Today's "Things to Think About" and "Something Fun for Advent" are combined. Legends of that mysterious gift-giver, St. Nicholas, abound, and I encourage you to share with your children, grandchildren, family and friends. The video here is actually a Ukrainian invitation to a feast in honor of St. Nicholas at the local monastery.
As a child, my parents would take my brother and I to the Christkindlesmarkt in Nuremberg. There would be crafts and foods, ornaments and entertainers, chestnuts actually being roasted over open fires, Gluhwein (a hot, spiced wine I've never seen duplicated) and children everywhere. The children would be waiting for the Bishop of Nuremberg to make his walk on St. Nicholas Day, as he had a huge staff with a shepherd's crook at the top, and would of course be all decked out in his official finery. As he passed, he would lower the staff in blessing to the crowds, and the top of it would open to spill candies, nuts and fruits for the children to gather. It was a family celebration and outing, focusing not only on the gift-giving, but on the church as well.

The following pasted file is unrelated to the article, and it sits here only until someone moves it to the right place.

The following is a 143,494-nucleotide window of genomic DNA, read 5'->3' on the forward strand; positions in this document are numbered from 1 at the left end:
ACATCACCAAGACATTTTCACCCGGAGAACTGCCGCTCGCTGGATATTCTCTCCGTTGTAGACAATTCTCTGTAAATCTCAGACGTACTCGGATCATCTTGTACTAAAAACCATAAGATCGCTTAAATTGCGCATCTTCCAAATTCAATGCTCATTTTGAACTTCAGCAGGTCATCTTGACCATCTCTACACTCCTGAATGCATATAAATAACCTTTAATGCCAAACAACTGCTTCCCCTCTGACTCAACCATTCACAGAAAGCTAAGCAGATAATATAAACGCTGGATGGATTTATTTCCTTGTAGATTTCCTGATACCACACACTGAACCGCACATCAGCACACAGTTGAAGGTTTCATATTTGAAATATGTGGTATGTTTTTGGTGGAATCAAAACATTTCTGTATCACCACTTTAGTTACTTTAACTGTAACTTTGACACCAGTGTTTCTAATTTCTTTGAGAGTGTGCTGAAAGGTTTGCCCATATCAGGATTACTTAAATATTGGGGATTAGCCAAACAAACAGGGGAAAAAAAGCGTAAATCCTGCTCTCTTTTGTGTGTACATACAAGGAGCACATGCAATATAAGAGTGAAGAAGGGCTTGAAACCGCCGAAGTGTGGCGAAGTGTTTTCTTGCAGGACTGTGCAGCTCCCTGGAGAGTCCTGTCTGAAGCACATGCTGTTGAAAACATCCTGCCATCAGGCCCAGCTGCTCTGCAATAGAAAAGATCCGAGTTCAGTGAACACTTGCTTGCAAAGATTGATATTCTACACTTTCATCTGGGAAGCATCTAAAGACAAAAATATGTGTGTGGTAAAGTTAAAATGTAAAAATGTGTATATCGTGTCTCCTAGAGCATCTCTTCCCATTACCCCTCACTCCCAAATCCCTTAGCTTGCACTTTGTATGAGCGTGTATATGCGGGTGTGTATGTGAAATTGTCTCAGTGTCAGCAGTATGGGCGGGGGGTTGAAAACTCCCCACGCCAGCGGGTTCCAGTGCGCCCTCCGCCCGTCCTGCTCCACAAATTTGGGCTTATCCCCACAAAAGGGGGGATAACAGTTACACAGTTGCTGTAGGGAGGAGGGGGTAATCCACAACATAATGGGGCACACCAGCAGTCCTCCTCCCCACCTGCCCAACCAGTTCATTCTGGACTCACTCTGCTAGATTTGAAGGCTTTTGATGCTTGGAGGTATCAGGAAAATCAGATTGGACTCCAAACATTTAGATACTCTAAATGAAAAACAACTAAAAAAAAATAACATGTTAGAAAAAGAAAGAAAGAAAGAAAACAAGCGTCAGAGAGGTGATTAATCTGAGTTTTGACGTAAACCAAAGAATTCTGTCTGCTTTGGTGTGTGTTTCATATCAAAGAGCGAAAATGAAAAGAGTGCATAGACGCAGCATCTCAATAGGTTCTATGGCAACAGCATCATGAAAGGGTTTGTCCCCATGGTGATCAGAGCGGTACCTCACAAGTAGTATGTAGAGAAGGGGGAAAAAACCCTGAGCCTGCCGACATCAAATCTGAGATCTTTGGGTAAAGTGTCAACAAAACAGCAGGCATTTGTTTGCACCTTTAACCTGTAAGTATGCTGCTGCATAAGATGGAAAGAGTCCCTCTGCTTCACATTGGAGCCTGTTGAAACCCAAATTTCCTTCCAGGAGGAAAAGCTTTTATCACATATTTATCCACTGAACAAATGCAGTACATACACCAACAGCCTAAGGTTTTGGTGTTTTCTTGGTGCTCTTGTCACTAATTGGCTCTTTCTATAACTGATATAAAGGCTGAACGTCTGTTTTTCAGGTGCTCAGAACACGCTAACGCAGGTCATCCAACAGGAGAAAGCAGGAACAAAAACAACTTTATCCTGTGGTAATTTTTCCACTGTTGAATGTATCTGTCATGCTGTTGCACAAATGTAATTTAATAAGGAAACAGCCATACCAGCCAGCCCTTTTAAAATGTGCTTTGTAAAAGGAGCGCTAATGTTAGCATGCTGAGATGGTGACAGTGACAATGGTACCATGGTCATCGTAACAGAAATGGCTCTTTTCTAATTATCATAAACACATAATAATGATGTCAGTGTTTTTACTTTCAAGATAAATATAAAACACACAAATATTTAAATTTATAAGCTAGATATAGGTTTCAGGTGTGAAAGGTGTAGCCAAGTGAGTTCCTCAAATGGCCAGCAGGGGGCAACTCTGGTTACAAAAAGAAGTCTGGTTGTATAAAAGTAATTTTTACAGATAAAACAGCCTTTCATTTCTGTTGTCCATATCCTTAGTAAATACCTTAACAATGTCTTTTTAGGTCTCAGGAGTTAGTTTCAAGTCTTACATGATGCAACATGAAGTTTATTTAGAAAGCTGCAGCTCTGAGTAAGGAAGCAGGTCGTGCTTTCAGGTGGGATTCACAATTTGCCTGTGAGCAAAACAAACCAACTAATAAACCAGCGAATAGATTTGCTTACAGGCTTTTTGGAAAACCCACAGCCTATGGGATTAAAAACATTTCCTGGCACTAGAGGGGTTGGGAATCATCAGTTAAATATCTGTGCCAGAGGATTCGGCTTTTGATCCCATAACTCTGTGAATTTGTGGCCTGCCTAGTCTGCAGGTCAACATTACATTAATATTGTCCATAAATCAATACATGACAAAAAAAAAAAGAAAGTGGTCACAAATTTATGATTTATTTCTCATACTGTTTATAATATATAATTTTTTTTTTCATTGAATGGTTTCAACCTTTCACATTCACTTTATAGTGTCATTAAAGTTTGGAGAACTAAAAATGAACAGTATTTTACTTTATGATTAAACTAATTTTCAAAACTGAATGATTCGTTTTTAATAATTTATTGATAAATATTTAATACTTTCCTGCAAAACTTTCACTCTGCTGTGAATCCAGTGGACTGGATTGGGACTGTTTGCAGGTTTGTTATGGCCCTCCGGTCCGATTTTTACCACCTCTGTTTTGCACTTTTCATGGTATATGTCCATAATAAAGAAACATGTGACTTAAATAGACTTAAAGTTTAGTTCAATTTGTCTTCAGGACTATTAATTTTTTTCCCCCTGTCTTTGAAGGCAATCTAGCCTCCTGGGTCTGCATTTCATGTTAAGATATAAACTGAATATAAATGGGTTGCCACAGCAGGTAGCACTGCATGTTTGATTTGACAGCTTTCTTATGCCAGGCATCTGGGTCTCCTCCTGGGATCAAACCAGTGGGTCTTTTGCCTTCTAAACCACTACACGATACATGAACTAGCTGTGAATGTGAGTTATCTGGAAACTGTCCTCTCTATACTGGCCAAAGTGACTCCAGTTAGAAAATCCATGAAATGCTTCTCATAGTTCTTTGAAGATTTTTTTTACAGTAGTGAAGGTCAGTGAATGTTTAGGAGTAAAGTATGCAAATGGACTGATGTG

Because of the rampant commercialization of "Christmas", so many have lost the concept that we are getting ready for the birth of the Christ, the Son of God, and images of Santa Claus fill up the time and airwaves instead. I admit to enjoying the separation of St. Nicholas' arrival tomorrow and the birthday of Jesus later in the month. For one, it gives us two separate holidays in one month! And far more importantly, it puts the importance of Christmas back where it belongs.
Germans do still celebrate Christmas with gifts exchanged, but the gifts are an acknowledgment that we all have that spark of Christ within each of us, and we celebrate the birthday of a baby so long ago, who had such a huge impact on the world.